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The Precarious State of the U.S. Economy: Are We Really Headed for a "Soft Landing"

The Federal Reserve is expecting a “soft landing”; however, the available data points to a different scenario.

Let’s take a look at three economic data sets that would help us understand where the economy stands today, and where it may be heading in the near future.

Total household debt in the United States just hit a record $17.1 trillion and credit card debt crossed $1 trillion for the first time in history. Consumers are borrowing at record-high levels while saving at historically low levels. In other words, we are "fighting" inflation with debt we cannot afford.

Below is the chart of personal savings rate vs. personal debt. Revolving credit in the U.S. increased $10 billion in August 2023 to a record $1.27 trillion. The personal savings rate decreased to 3.5%, its lowest reading since November 2022:


People are maxing out their credit cards while their income is being demolished by rising inflation.

Recent research found that Americans will run out of their savings by the end of October 2023. Excess savings have declined by an average of $100 billion per month since January 2022:

“Should the recent pace of drawdowns persist – for example, at average rates from the past three, six, or 12 months – aggregate excess savings would likely be depleted in the third quarter of 2023.”

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As household debt is surging, delinquencies are rising. This unfortunate scenario is not likely to change in the near term. In just one month, student loan payments on $1.6 trillion of debt will resume, creating an even less bearable burden for those who are already struggling with monthly debt repayments:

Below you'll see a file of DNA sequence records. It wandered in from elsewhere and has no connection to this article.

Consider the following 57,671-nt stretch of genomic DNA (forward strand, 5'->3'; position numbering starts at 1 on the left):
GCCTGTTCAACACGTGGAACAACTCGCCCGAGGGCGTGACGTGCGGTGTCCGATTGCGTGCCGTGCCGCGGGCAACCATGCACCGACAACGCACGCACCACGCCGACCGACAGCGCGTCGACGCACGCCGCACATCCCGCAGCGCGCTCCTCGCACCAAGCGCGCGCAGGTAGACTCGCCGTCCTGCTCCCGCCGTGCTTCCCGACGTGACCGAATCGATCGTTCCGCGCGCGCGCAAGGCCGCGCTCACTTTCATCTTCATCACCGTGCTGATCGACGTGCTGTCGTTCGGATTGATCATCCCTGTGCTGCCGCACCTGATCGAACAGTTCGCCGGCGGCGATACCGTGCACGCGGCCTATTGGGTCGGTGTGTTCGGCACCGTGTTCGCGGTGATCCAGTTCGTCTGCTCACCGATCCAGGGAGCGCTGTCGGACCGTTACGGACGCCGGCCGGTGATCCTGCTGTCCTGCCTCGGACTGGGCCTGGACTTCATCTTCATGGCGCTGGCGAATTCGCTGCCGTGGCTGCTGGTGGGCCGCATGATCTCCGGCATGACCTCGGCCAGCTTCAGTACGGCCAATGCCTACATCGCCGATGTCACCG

Delinquencies on auto loans, credit cards, and consumer loans just hit their highest levels since 2012. As the labor market continues to cool, an increasing number of people will find themselves either unemployed or with a very limited income, and likely no opportunities to supplement it.

According to the Federal Reserve, banks’ willingness to lend to consumers, i.e. banks’ perception of inherent risk, leads to delinquency rates by 9 months. A rise in consumer delinquencies is associated with tighter lending standards.

The third data point I’d like to discuss is the debt-to-income ratio. For the first time in history, the debt-to-income ratio for American homebuyers hit 40%. As a general rule, 43% is the highest debt-to-income ratio a borrower can have to qualify for a mortgage. The ratio has never surpassed 39%.


Marco Kolonovic, a J.P. Morgan analyst, is predicting a higher likelihood of crisis within the next 6 to 12 months. He writes:

“As both premises for our cautious outlook (rates and geopolitics) turned more negative over the past few months, while positioning and valuations increased, we think there is now a higher likelihood of a crisis over the next 6 to 12 months, the severity of which could be higher than market participants anticipate. Risks of an interest rate shock and monetary tightening are clear: consumer credit (auto loans, credit cards, student loans, etc.), real estate globally (commercial and residential in both DM and EM), funding of startups and small businesses, increase of market volatility that comes with tighter monetary policy, and, eventually, impact on employment (construction, small businesses, etc.).”

With the three core indicators sounding alarmed, it would take a significant amount of positive change for a “soft landing” to occur. If the Federal Reserve raises rates this fall, we are likely to see regional banks struggle as their unrealized losses increase and consumers rush to withdraw their money, ca

using significant deposit outflows.

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